Quick time events: are they a useful gaming mechanic or unnecessary pain?
Why a Film for The Last of Us is Not a Good Idea
The news is in: Naughty Dog’s masterpiece, The Last of Us, is officially being adapted to film. The philosophy behind this, I’m assuming, is that the story will reach a wider audience and, yes, bring in some extra dough for Naughty Dog and Sony. Regardless, it may not be a wildly fantastic idea for several reasons.
The most obvious argument is that video games don’t work as films. There are a plethora of examples, from Super Mario Bros. to Doom to, well, virtually any video-game-turned-movie you can think of. It just doesn’t work. Why? My opinion is that, unlike books, video games are a visual experience, which is the huge benefit of turning books into movies. Aside from that, the core purpose of video games are to provide an interactive experience. Books sometimes translate well into film because in both mediums the consumer is a spectator. Trying to take an interactive entertainment medium and morph it into a viewing experience tarnishes the essence of the experience.
More specific to The Last of Us, a film version is more or less pointless. The story is already there. Rehashing it in film seems redundant and, let’s face it, whether they leave every scene exactly as it is in the game or they make alterations, current fans will not be pleased with the result. Does that mean movie-goers who aren’t gamers will hate it? No, but Naughty Dog and Sony (who owns the studio that will produce the film) are riding on the success of the game and, thus far, I haven’t heard too many fans of the games who are enthusiastic about a film adaptation.
Another problem I see is in the choice of the studio. Screen Gems, the studio behind the Resident Evil and Underworld films, just isn’t a strong film studio. A film version of a game like The Last of Us needs a great studio. Given that Neil Druckmann (the game’s creative director) is penning the screenplay (and co-producing), the writing likely won’t be a huge issue. This means the direction and production will make or break the film. With Sam Raimi acting as one of the producers, I’m not terribly confident.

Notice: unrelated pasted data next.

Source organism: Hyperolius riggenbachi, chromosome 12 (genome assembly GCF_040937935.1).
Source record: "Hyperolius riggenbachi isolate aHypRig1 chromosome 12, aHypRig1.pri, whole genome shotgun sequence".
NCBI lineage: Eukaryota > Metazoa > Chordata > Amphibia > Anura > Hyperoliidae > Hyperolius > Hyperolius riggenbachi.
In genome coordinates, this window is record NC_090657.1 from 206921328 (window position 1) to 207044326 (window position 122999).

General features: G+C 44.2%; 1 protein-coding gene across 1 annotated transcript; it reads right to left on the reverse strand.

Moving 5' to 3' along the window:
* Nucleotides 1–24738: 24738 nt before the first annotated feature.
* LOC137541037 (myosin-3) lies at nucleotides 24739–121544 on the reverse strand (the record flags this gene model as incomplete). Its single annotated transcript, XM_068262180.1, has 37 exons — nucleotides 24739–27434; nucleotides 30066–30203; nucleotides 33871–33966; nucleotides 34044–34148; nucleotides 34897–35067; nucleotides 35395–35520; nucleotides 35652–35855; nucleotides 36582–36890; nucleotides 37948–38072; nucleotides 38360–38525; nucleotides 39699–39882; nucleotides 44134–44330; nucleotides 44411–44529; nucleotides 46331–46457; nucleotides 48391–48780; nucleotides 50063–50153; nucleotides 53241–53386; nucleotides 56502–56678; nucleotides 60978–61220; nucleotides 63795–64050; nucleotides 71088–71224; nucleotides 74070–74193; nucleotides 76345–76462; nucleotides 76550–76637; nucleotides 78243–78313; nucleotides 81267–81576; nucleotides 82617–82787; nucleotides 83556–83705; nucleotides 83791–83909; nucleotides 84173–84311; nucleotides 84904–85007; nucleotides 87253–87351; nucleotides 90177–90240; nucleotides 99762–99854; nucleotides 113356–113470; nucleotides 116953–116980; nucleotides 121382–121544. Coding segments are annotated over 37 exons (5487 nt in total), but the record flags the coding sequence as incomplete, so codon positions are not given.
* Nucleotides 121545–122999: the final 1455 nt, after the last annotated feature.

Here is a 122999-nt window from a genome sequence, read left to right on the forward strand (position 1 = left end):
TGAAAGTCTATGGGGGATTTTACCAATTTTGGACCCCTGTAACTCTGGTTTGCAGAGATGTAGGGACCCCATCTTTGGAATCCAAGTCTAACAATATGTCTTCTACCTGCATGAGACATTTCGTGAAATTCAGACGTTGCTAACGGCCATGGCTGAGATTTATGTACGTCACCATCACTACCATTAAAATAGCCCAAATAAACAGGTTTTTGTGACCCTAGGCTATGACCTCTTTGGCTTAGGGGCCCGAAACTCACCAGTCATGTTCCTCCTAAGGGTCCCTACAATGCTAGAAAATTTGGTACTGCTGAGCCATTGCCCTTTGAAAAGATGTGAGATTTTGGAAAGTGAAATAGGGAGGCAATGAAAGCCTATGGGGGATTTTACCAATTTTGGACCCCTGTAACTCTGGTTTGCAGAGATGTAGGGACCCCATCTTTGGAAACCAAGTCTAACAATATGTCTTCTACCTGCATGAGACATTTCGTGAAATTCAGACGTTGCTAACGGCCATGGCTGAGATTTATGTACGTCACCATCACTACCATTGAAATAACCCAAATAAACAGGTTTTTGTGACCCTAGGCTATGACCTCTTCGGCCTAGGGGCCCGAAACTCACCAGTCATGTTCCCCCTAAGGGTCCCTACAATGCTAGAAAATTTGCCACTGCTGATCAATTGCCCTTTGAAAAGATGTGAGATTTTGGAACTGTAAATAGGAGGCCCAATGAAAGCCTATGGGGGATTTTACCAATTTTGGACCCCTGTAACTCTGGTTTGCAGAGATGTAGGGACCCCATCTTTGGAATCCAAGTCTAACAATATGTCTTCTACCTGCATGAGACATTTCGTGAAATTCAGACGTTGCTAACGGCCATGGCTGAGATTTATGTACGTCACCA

The one saving grace (as mentioned) is the involvement of Bruce Straley (the game’s director) and Neil Druckmann. These two are largely responsible for The Last of Us and could keep it from being a train wreck. However, often even the creators of a game or book can’t save a film adaptation because they either don’t have enough say or they feel the changes made are necessary to adapt the story into film. I’m confident they will remain faithful to the source material, but I can’t help but feel their talents would be put to better use in a sequel or brand new IP.
Probably the biggest problem of all, though, lies in casting. No matter who is cast in the starring roles (I can hear the cries for Ellen Page already), I have zero confidence they can live up to the representations in the game. While Joel doesn’t seem like a terribly difficult character to portray, actors often have a habit of putting their own spin on the roles they play. It’s somewhat understandable, but in the case of Joel and Ellie, they are perfect the way they were portrayed in the game and should not be altered in any way.
As far as Ellie goes, many people do compare her to Ellen Page (she personally never comes to mind when I see the character), but I doubt Ellen Page would even be able to play the part well. Yes, Ellie has some very Ellen Page quirks and, according to some, appearance, but Ellen Page has a style that is just different enough that I wouldn’t be convinced she was Ellie and not Ellen Page playing Ellie. Aside from that, Ellen Page’s indignation toward Naughty Dog “stealing her likeness” leads me to believe she would not accept the role if it was even offered to her.
Am I about to hit the web protesting? Honestly, no. If this film is to be made, that’s Naughty Dog’s and Sony’s prerogative. Will I support the film by seeing it? That’s also a no. I enjoyed the game immensely. Naughty Dog crafted an atmosphere that completely immerses me as soon as I start up the game—something I was reminded of during my sojourn with Left Behind. I loved being thrown into the despondence of the world, forced to fight or sneak around enemies. It was an experience that can never be replicated in film, and one I do not wish to confuse with any other adaptation. Yes, I think it’s a bad idea, but despite the reservations mentioned above, I’m not going to kick and scream if they make the film. You just won’t find me in the theater watching it.